Is the new Chrysler LLC. in need of saving? Some would say yes as sales slump and uncertainty surrounds the old, fledgling company (that’s right, “old” and “fledgling”). Some might say no… but I have no excuse for them. Chrysler themselves are feeling the crunch and are reacting so. Announcements have come out this past week that Chrysler will be trimming some of the fat off their fleet and working to make fuel mileage a priority in their design and engineering. Now that Chrysler has realized that excess is no longer the trend and that their new mid-sized Sebring design is a Se-bust it is time to play a little catch-up.
It looks as though the retro days of the PT Cruiser are nearing their final conclusion. Slow sales and 10 years without a redesign make the Cruiser a bit stale and put it first in line on the chopping block. Following the PT Cruiser looks to be the Pacifica and the Magnum. Neither the Pacifica or the Magnum have been on the market long and may be surprise cuts to some. Slow sales, a gluttonous line-up and the need for a new direction all spell the downfall for the cars listed above. It’s a shame on the Magnum though… I kinda liked it.
One car that is not on the chopping block but will be receiving yet another face-lift is the Sebring. The redesign for 2007 of the Sebring has been dubbed an utter failure whose status as such has been greatly exposed as the mid-size car market trend grows. While cars like the Camry and Accord are seeing improved sales the Sebring is going virtually unnoticed. Chrysler will be shaking up the Sebring in hopes of making a strong comeback in the mid-sized market just like they did when the Sebring Convertible came out in the 90’s.
Another amazing turn of events that was years in the waiting is Chrysler has announced a new committment to improving the fuel mileage of their fleet. Years of SUV sales and bloated designs have led to a poor fuel rating fleet wide and across the Chrysler brands. When the Dodge Caravan first came out in the 80’s it was powered by an anemic 4-cylinder engine that was great on gas butÂ poor on hills. Since then the Caravan has grown in both size and engine as it is moved by a gas gulping V6.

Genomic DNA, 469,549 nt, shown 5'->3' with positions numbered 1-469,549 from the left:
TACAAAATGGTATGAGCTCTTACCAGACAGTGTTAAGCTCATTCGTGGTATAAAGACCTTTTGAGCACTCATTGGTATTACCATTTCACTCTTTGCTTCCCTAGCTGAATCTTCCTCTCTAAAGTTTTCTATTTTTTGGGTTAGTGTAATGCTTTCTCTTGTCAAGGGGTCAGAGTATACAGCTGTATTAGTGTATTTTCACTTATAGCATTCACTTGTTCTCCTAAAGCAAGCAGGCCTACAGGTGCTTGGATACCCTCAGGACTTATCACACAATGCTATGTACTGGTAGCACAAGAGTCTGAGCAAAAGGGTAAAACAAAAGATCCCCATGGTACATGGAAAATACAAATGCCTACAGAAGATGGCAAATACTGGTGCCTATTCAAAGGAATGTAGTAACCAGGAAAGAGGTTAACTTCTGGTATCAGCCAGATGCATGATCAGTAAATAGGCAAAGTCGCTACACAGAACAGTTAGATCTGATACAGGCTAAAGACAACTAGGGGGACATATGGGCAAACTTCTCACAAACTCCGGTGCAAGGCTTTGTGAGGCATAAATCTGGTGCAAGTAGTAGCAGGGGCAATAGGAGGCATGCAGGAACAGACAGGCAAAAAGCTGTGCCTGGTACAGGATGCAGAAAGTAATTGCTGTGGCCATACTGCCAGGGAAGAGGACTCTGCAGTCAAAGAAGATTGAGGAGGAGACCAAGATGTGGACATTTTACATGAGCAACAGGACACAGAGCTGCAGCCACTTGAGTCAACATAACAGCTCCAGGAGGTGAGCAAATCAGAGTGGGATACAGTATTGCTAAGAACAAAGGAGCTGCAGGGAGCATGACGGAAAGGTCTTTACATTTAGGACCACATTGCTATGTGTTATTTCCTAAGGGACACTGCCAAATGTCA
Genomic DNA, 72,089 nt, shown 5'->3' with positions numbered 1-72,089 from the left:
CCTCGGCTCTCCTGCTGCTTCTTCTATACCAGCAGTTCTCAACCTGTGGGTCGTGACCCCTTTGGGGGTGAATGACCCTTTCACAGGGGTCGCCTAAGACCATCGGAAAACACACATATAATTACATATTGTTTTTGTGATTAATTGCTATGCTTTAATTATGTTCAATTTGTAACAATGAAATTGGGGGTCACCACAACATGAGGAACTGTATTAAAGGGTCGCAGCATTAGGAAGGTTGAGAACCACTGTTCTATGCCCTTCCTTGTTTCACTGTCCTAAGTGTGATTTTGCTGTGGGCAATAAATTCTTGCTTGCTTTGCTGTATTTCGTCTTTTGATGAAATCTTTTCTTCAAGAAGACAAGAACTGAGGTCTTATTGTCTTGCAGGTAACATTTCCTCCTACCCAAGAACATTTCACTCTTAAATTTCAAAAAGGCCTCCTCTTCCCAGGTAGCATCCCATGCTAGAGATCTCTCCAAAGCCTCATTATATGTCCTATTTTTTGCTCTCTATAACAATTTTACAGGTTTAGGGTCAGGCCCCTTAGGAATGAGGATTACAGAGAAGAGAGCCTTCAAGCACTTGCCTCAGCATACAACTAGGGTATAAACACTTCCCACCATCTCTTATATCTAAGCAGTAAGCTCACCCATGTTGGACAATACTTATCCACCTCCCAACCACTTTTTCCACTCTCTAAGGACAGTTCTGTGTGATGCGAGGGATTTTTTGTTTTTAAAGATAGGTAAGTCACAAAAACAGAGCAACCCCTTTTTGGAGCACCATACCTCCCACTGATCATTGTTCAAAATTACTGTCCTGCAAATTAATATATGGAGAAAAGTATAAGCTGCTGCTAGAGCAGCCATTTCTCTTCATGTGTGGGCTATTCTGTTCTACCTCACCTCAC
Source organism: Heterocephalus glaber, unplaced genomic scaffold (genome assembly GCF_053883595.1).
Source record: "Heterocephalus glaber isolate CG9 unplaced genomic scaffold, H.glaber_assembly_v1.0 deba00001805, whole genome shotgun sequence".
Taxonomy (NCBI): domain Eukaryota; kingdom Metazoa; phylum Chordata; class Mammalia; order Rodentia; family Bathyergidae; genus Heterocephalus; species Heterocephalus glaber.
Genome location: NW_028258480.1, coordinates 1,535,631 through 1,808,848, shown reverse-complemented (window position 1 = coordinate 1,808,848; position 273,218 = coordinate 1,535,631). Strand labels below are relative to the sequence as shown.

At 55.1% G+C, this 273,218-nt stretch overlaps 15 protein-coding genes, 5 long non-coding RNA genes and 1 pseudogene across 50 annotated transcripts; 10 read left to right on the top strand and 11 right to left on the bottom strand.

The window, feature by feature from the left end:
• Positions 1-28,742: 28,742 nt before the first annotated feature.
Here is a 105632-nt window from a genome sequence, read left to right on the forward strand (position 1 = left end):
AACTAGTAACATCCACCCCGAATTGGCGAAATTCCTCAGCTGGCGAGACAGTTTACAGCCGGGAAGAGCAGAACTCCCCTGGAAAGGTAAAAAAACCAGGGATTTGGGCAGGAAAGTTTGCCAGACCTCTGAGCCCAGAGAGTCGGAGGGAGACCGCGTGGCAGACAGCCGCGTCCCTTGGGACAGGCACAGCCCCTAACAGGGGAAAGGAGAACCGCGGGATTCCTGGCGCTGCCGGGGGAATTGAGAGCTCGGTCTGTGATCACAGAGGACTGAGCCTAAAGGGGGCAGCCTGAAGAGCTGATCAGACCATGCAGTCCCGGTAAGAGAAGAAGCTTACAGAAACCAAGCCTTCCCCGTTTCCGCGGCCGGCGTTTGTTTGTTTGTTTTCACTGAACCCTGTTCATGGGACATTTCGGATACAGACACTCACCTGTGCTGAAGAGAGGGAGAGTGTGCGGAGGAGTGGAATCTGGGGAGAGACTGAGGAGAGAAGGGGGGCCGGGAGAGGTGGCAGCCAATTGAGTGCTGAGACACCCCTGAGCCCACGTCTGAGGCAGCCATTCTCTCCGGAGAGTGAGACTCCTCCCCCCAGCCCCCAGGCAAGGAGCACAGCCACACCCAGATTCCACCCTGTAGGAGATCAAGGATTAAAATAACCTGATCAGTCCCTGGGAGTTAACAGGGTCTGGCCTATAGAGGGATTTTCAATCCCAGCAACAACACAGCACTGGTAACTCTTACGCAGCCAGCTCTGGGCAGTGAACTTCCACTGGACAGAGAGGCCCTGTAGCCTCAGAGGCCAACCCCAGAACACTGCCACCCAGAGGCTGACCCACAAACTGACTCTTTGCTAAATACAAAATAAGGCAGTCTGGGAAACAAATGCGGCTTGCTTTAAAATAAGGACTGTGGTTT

Chrysler’s plan is to expand their diesel use, go to direct-injection on some of their engines and to utilize the hybrid technology that they are partnered with BMW and GM in developing. Their first autos to benefit from the gas-electric hybrid technology will be the Aspen and the Durango. The Durango could certainly use all the help it can get in fuel mileage as even the slightly slimmer original model use to have reports of getting 8 mpg by owners.
More changes are sure to be coming from the new Chrysler group as they look to get a handle on things. New designs and better fuel mileage across the board are just the beginning we believe, because if it is not then it will not be enough.
Are there any other Chrysler/Jeep/Dodge models that you think Chrysler should stop the production of? Are there any particular models that you think should be saved? Should the PT Cruiser really be sent out to pasture or could they possibly redesign the modern-retro car in a way that would still appeal to the market?
Maybe your ideas are just what Chrysler has been waiting on. Why not? Leave your thoughts and comments here and maybe through the miracle of internet browsing Chrysler will finally get the message.